Woods-Stricker not a sure thing for Melbourne
Woods said yesterday he liked what he saw in the practice round from Stricker, who has not competed since Sept. 25 at the Tour Championship because of a neck injury affecting the strength in his left arm.
“Hopefully, we’ll get put out there together,’’ Woods said. “I know that we feel very comfortable with one another and we were talking about it today. There’s a certain comfort level about each other’s games.’’
He added, however, that the pairings for the week have not been decided.
“A lot of pairings have not been set in stone,’’ Woods said.
About 15 feet away on a different podium, Dustin Johnson said he would not be playing with Phil Mickelson as they did at the Ryder Cup last year in Wales because “we do better playing against each other.’’
That was a reference to the money games they play at the majors and other big events, always against each other. Johnson and Mickelson lost both their Ryder Cup matches, neither one reaching the 17th hole.
Asked about playing with Woods, Johnson said, “That’s a possibility.’’
“I don’t know if we’re supposed to be saying who we are playing with yet,’’ he said. “Obviously, me and Tiger will be a great team if we do play together.’’
Ultimately, it’s up to U.S. captain Fred Couples.
Woods has had 17 partners in the Presidents Cup and Ryder Cup over the years, but he has played only with Stricker the last two cups. They have lost only one match, last year in Wales.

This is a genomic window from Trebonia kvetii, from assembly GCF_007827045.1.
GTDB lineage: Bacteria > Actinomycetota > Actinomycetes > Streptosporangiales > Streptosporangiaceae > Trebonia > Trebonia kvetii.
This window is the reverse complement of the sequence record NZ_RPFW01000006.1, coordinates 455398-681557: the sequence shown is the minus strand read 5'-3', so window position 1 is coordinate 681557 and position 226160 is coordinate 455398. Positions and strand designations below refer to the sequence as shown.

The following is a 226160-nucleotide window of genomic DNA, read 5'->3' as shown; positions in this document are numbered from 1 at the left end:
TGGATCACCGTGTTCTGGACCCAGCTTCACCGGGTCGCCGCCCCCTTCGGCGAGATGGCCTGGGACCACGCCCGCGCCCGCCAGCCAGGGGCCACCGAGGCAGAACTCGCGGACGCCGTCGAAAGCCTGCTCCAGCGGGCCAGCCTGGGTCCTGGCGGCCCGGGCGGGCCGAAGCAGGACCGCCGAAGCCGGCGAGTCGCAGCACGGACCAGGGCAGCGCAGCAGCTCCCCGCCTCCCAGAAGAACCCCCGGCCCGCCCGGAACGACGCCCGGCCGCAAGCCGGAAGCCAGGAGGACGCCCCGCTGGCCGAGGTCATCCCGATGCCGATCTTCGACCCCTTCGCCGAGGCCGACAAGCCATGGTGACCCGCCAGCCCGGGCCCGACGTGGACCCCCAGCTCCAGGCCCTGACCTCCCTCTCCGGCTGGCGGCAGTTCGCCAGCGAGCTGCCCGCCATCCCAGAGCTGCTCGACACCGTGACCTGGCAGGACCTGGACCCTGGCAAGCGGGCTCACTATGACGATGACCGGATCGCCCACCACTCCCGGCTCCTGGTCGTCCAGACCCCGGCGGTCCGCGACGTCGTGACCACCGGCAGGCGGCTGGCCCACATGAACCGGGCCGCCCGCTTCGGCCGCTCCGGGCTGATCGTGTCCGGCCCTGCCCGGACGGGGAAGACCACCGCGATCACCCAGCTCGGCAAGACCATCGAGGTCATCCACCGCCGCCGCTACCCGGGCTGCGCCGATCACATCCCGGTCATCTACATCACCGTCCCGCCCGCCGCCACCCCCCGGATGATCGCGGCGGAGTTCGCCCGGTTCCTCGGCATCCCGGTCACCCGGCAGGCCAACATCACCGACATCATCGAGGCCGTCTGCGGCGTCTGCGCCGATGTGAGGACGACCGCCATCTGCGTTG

While it might seem as though it took a long time for Woods to find the right partner in these competitions, it appears that Johnson is the one who isn’t an easy fit.
Stricker, meanwhile, could easily partner with someone like Hunter Mahan.
If that’s the case, it likely would be in foursomes, which could still leave intact the formidable Woods-Stricker tandem for fourballs.
It was Geoff Ogilvy who said two years ago about that partnership, “You’ve one guy who hits every fairway and makes every putt, and his partner is Tiger Woods.’’
Woods only faced two questions about possibly playing Adam Scott, giving him a reunion with caddie Steve Williams two weeks after his racial comment while being roasted at a caddies award dinner.
“It’s already done,’’ Woods said about the ongoing saga. “I addressed it last week and I said life goes forward, not backward.’’
And there was only one mention of him being a captain’s pick, despite not having won in two years.
“I’m just grateful to be honest,’’ Woods said. “Fred could have picked anybody, and I’m thankful that he had faith in me to be a part of the team and wanted me to be a part of the team. A lot of the players wanted me on the team, as well. So that part definitely did feel good.’’
It helps that Woods is coming off a third-place finish in the Australian Open last week, his best outcome of a short year because of injuries.